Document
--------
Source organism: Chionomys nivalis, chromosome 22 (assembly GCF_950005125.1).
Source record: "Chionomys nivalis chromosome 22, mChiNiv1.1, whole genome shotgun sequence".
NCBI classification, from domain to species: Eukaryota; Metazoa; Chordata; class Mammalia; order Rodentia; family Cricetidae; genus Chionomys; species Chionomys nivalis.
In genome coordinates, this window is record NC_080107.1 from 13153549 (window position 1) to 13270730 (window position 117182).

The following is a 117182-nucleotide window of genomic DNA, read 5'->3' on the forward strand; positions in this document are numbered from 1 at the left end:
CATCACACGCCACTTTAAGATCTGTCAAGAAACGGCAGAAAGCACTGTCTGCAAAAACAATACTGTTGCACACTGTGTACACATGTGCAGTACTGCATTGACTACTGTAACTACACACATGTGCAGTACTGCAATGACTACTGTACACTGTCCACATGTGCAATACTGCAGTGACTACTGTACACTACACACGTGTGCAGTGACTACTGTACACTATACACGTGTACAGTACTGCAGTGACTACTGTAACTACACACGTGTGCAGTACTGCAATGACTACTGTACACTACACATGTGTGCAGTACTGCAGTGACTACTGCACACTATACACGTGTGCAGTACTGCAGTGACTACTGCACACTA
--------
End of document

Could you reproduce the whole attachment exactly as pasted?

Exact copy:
Source organism: Chionomys nivalis, chromosome 22 (assembly GCF_950005125.1).
Source record: "Chionomys nivalis chromosome 22, mChiNiv1.1, whole genome shotgun sequence".
NCBI classification, from domain to species: Eukaryota; Metazoa; Chordata; class Mammalia; order Rodentia; family Cricetidae; genus Chionomys; species Chionomys nivalis.
In genome coordinates, this window is record NC_080107.1 from 13153549 (window position 1) to 13270730 (window position 117182).

The following is a 117182-nucleotide window of genomic DNA, read 5'->3' on the forward strand; positions in this document are numbered from 1 at the left end:
CATCACACGCCACTTTAAGATCTGTCAAGAAACGGCAGAAAGCACTGTCTGCAAAAACAATACTGTTGCACACTGTGTACACATGTGCAGTACTGCATTGACTACTGTAACTACACACATGTGCAGTACTGCAATGACTACTGTACACTGTCCACATGTGCAATACTGCAGTGACTACTGTACACTACACACGTGTGCAGTGACTACTGTACACTATACACGTGTACAGTACTGCAGTGACTACTGTAACTACACACGTGTGCAGTACTGCAATGACTACTGTACACTACACATGTGTGCAGTACTGCAGTGACTACTGCACACTATACACGTGTGCAGTACTGCAGTGACTACTGCACACTA